πŸ‡ͺπŸ‡Ί David Ross πŸ‡¬πŸ‡§ is a user on mastodon.social. You can follow them or interact with them if you have an account anywhere in the fediverse. If you don't, you can sign up here.
πŸ‡ͺπŸ‡Ί David Ross πŸ‡¬πŸ‡§ @david_ross

I just switched to . It's a kernel provided by in the Arch Community repo.

Adds improved address space randomization for user space processes, restricts access to kernel logs & pointers, and various compil time config options. wiki.archlinux.org/index.php/S

Was terrifying removing linux and linux-headers. It broke, but I managed to correct Grub.

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I blogged about it. Mostly in case I stuffed it up like that again!!

Don't be overconfident people. I didn't break anything (thankfully) but do make use of the scripts available.

medium.com/@sw1ayfe_70412/linu

*I might be reading a book on the Linux Kernel and prematurely starting to think I was all clever and stuff. πŸ˜† 😹

Don't follow me I'm lost too etc.

@david_ross I haven't tried the hardened but am pretty sure you do not need to remove the original one. I have linux and linux-zen kernel installed and chose during boot which one I want to use. So if an update of linux-zen get corrupted I can easily just boot the original kernel. Many do this with linux-lts kernel. I have also made custom kernels in the past.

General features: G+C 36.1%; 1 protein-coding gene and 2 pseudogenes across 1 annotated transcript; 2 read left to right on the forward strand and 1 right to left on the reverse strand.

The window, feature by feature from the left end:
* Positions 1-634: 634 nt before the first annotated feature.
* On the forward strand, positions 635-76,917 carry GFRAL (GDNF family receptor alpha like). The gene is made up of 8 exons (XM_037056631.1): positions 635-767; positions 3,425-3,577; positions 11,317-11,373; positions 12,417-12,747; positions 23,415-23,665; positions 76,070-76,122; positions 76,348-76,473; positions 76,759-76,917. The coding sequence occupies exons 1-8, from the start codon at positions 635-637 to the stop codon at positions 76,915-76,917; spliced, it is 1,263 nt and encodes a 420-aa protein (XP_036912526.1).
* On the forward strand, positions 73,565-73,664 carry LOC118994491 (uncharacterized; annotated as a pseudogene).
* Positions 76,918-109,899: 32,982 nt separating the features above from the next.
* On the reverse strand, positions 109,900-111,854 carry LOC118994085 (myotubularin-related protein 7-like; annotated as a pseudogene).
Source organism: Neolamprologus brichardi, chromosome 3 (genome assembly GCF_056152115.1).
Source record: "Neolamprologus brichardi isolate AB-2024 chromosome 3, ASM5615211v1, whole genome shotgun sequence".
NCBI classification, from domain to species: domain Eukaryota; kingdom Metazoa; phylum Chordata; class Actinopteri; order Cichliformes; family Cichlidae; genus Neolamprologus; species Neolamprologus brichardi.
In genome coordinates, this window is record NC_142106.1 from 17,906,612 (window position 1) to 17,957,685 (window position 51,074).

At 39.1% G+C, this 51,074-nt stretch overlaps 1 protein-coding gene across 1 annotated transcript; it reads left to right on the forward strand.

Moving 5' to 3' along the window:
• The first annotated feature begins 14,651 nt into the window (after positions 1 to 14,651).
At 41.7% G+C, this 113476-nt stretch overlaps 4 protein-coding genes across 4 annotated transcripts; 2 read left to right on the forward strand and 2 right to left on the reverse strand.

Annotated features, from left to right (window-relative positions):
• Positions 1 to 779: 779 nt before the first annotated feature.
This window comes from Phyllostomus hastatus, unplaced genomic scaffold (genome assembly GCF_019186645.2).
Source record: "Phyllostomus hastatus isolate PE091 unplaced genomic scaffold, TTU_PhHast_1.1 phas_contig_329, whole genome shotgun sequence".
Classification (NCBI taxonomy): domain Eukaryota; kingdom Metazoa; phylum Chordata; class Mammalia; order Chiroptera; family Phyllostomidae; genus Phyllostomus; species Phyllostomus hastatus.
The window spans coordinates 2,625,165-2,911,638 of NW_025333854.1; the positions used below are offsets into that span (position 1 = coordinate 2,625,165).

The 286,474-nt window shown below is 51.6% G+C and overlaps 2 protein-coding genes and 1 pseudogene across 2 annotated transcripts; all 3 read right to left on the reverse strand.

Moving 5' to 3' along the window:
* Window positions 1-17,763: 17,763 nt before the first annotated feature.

So I would recommend that not uninstalling the original... as it is not needed. It is good to have multiple installed.

@shellkr thanks for the info, it's really helpful to me. So you define the preferred kernel how? In Grub?

@david_ross You chose it in the boot menu when you start up.. either via Grub or other manager like systemd-boot.

@shellkr ah right yeah. One of those cases of seeing something so often you forget it's even there!

@david_ross Yeah, and remember. You can always arch-chroot back into a install and fix it via usb-stick or whatever. Just mount the system partition and reinstall/fix the issue and reboot.

It's almost impossible to render an Arch install unable to recover. ;)

@david_ross one of my rar golden rules: never touch the kernel πŸ˜‚

@crowd42 I've been learning Rust, so on a basic level at least understanding the user and systems spaces more deeply has some benefit.

@david_ross I currently have both linux and linux-hardened installed, with -hardened as default. The funny thing is, I did it because I needed user namespaces, which are too insecure to enable by default, and upstream has no sysctl knob, but -hardened does. So I run -hardened to get a less secure system.